New HIV diagnoses have fallen dramatically in Australia for a glaringly obvious reason

HIV study Australia

New HIV cases dropped significantly between 2012 and 2017 in Australia, and it’s thanks to more men being on effective medication, a new study has found.

The study found that the community prevalence of HIV decreased from 29 per cent in 2012 to 13 per cent in 2017. In that same period, researchers found a major uptake in the number of HIV-positive men on treatment.

The research was presented by Dr Denton Callander from the University of New South Wales on March 9 at the Conference on Retroviruses and Opportunistic Infections, AIDSmap reports.

HIV is undetectable and untransmittable when a person is on effective treatment.

A wide-scale study last year effectively proved that HIV-positive men who are on effective antiretroviral treatment cannot pass the virus on through sex.

When treated effectively, a person with the virus will see their viral load – referring to the amount of the virus in the blood – decrease dramatically, making it undetectable and untransmittable.

This is the first large-scale study to look at how effective treatment can also act as HIV-prevention among the generally high-risk category of gay and bisexual men.

Using data from the Australian ACCESS database, researchers analysed anonymous information on sexually transmitted infections among gay and bisexual men.

This provides at least one kind of evidence in support of [treatment as prevention] as a public health strategy.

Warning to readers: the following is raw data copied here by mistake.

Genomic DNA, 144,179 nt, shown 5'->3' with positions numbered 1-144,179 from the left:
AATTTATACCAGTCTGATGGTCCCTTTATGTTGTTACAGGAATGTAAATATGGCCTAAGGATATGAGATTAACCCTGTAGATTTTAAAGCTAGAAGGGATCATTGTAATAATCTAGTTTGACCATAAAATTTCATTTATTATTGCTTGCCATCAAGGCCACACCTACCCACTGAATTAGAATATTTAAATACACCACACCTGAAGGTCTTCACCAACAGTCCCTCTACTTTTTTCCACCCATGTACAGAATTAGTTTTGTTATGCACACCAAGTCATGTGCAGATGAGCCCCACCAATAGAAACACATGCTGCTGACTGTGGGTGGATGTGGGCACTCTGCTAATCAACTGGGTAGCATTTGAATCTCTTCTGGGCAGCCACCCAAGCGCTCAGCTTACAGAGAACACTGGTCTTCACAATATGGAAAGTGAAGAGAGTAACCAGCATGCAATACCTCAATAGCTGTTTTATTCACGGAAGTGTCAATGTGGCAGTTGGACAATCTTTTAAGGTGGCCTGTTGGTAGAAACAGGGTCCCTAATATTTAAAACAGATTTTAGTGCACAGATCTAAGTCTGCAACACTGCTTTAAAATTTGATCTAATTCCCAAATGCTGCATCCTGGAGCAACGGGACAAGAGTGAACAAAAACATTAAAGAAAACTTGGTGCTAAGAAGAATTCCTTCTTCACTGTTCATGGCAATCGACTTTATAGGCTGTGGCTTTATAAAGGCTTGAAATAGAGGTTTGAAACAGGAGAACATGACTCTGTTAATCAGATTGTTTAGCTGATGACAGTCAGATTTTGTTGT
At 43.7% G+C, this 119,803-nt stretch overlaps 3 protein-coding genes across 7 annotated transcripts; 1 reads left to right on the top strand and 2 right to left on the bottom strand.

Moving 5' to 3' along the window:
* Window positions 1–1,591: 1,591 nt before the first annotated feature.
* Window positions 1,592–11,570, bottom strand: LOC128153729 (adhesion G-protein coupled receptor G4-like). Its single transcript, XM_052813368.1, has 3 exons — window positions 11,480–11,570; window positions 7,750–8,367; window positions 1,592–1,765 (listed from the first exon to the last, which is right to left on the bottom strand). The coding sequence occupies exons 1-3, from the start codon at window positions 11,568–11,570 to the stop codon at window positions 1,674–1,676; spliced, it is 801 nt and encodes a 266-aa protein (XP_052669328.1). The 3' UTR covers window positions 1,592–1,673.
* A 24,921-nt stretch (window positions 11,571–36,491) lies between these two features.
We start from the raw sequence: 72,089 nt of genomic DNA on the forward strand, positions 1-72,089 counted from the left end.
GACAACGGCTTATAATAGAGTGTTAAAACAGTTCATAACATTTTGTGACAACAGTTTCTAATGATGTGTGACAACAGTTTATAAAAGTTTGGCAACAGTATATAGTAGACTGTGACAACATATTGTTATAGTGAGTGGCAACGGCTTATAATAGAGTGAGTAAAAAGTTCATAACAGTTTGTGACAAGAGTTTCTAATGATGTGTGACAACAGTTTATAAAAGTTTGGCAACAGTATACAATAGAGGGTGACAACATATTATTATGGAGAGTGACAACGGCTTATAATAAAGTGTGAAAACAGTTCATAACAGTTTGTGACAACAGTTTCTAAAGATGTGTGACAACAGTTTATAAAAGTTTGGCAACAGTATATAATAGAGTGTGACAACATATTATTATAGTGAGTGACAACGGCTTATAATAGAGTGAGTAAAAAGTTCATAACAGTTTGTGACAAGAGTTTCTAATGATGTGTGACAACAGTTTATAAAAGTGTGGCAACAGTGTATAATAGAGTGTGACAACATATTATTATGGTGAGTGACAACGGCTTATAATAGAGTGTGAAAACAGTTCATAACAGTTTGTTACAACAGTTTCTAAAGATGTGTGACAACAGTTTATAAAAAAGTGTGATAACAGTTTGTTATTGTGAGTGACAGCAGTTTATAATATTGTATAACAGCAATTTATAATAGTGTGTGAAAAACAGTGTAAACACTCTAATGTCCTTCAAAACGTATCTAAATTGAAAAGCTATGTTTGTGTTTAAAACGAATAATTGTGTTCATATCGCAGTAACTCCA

Looking at data from New South Wales and Victoria between 2012 and 2017, they found the number of men who had HIV and also estimated how many had the virus but had not been diagnosed.

The study also found that less gay and bisexual men were living with undiagnosed HIV, down from 11 per cent in 2012 to 9 per cent in 2017.

Speaking at the conference, Callander said: “This provides at least one kind of evidence in support of [treatment as prevention] as a public health strategy.

“It suggests that Australia’s investment in [treatment as prevention] and treatment generally seems to really have had a public health payoff.”

The numbers started declining before the wide-scale availability of PrEP in Australia.

Notably, researchers also pointed out that these rates started to drop before pre-exposure prophylaxis (PrEP) was widely available in Australia. PrEP, when taken daily, prevents people from contracting the virus through unprotected sex.

However, research has also proven that effective HIV treatment for those living with the virus significantly reduces the risk of passing it on.

Last year, the PARTNER2 study looked at male same-sex couples where one party is HIV-positive and the other is not. Throughout the period of the study, the men did not use condoms during sex.

Over the course of eight years, just 15 of the HIV-negative men contracted HIV, effectively proving that effective antiretroviral treatment renders HIV undetectable and untransmittable.